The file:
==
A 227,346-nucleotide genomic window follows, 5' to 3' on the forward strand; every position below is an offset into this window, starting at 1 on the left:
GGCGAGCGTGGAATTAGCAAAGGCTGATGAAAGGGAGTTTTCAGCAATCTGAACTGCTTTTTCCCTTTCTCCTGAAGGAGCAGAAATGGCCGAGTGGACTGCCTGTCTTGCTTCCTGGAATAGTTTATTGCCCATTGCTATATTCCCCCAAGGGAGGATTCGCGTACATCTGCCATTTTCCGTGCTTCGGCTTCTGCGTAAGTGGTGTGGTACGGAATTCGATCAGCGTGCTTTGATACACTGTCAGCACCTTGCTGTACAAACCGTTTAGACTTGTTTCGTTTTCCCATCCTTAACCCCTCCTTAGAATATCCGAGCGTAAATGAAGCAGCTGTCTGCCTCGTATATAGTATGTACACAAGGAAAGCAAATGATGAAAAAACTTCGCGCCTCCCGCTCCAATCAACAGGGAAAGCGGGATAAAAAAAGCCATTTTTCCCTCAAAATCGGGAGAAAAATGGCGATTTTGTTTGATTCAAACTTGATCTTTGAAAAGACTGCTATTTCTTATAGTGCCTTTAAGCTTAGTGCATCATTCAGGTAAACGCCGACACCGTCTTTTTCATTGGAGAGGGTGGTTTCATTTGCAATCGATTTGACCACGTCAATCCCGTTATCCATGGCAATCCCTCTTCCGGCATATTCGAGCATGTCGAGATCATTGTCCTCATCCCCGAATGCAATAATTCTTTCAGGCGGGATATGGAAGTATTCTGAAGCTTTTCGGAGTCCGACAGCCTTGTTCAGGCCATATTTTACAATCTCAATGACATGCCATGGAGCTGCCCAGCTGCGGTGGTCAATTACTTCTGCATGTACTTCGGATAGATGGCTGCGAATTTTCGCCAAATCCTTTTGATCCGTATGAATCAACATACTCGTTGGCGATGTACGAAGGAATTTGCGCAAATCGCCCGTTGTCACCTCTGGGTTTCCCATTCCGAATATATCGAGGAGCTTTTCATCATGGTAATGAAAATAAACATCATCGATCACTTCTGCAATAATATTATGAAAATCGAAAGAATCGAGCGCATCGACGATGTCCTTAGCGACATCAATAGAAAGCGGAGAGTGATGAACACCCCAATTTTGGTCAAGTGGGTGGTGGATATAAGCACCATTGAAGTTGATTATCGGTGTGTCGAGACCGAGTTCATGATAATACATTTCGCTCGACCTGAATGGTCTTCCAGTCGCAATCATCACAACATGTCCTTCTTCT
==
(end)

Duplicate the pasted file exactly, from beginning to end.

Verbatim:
A 227,346-nucleotide genomic window follows, 5' to 3' on the forward strand; every position below is an offset into this window, starting at 1 on the left:
GGCGAGCGTGGAATTAGCAAAGGCTGATGAAAGGGAGTTTTCAGCAATCTGAACTGCTTTTTCCCTTTCTCCTGAAGGAGCAGAAATGGCCGAGTGGACTGCCTGTCTTGCTTCCTGGAATAGTTTATTGCCCATTGCTATATTCCCCCAAGGGAGGATTCGCGTACATCTGCCATTTTCCGTGCTTCGGCTTCTGCGTAAGTGGTGTGGTACGGAATTCGATCAGCGTGCTTTGATACACTGTCAGCACCTTGCTGTACAAACCGTTTAGACTTGTTTCGTTTTCCCATCCTTAACCCCTCCTTAGAATATCCGAGCGTAAATGAAGCAGCTGTCTGCCTCGTATATAGTATGTACACAAGGAAAGCAAATGATGAAAAAACTTCGCGCCTCCCGCTCCAATCAACAGGGAAAGCGGGATAAAAAAAGCCATTTTTCCCTCAAAATCGGGAGAAAAATGGCGATTTTGTTTGATTCAAACTTGATCTTTGAAAAGACTGCTATTTCTTATAGTGCCTTTAAGCTTAGTGCATCATTCAGGTAAACGCCGACACCGTCTTTTTCATTGGAGAGGGTGGTTTCATTTGCAATCGATTTGACCACGTCAATCCCGTTATCCATGGCAATCCCTCTTCCGGCATATTCGAGCATGTCGAGATCATTGTCCTCATCCCCGAATGCAATAATTCTTTCAGGCGGGATATGGAAGTATTCTGAAGCTTTTCGGAGTCCGACAGCCTTGTTCAGGCCATATTTTACAATCTCAATGACATGCCATGGAGCTGCCCAGCTGCGGTGGTCAATTACTTCTGCATGTACTTCGGATAGATGGCTGCGAATTTTCGCCAAATCCTTTTGATCCGTATGAATCAACATACTCGTTGGCGATGTACGAAGGAATTTGCGCAAATCGCCCGTTGTCACCTCTGGGTTTCCCATTCCGAATATATCGAGGAGCTTTTCATCATGGTAATGAAAATAAACATCATCGATCACTTCTGCAATAATATTATGAAAATCGAAAGAATCGAGCGCATCGACGATGTCCTTAGCGACATCAATAGAAAGCGGAGAGTGATGAACACCCCAATTTTGGTCAAGTGGGTGGTGGATATAAGCACCATTGAAGTTGATTATCGGTGTGTCGAGACCGAGTTCATGATAATACATTTCGCTCGACCTGAATGGTCTTCCAGTCGCAATCATCACAACATGTCCTTCTTCT